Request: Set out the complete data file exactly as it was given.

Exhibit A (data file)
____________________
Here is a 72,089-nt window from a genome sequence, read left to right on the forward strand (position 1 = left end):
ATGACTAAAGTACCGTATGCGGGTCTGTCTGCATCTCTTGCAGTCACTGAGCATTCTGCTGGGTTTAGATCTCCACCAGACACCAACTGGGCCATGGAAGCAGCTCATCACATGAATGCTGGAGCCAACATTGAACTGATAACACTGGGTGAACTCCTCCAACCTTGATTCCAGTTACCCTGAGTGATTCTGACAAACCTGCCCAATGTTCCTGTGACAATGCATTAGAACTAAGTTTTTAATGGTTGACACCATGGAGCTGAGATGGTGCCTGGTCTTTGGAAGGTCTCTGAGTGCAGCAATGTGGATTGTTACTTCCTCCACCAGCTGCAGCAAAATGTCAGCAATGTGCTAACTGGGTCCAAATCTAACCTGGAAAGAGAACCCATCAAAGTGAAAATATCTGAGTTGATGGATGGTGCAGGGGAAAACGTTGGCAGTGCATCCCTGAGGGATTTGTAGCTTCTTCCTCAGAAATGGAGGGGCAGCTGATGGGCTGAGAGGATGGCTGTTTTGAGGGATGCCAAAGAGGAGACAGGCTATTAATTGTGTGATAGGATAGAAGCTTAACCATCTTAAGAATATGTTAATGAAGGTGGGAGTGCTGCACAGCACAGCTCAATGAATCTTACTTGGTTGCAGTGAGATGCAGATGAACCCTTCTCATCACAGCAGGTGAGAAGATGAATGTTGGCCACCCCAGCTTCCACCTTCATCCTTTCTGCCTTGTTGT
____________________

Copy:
Here is a 72,089-nt window from a genome sequence, read left to right on the forward strand (position 1 = left end):
ATGACTAAAGTACCGTATGCGGGTCTGTCTGCATCTCTTGCAGTCACTGAGCATTCTGCTGGGTTTAGATCTCCACCAGACACCAACTGGGCCATGGAAGCAGCTCATCACATGAATGCTGGAGCCAACATTGAACTGATAACACTGGGTGAACTCCTCCAACCTTGATTCCAGTTACCCTGAGTGATTCTGACAAACCTGCCCAATGTTCCTGTGACAATGCATTAGAACTAAGTTTTTAATGGTTGACACCATGGAGCTGAGATGGTGCCTGGTCTTTGGAAGGTCTCTGAGTGCAGCAATGTGGATTGTTACTTCCTCCACCAGCTGCAGCAAAATGTCAGCAATGTGCTAACTGGGTCCAAATCTAACCTGGAAAGAGAACCCATCAAAGTGAAAATATCTGAGTTGATGGATGGTGCAGGGGAAAACGTTGGCAGTGCATCCCTGAGGGATTTGTAGCTTCTTCCTCAGAAATGGAGGGGCAGCTGATGGGCTGAGAGGATGGCTGTTTTGAGGGATGCCAAAGAGGAGACAGGCTATTAATTGTGTGATAGGATAGAAGCTTAACCATCTTAAGAATATGTTAATGAAGGTGGGAGTGCTGCACAGCACAGCTCAATGAATCTTACTTGGTTGCAGTGAGATGCAGATGAACCCTTCTCATCACAGCAGGTGAGAAGATGAATGTTGGCCACCCCAGCTTCCACCTTCATCCTTTCTGCCTTGTTGT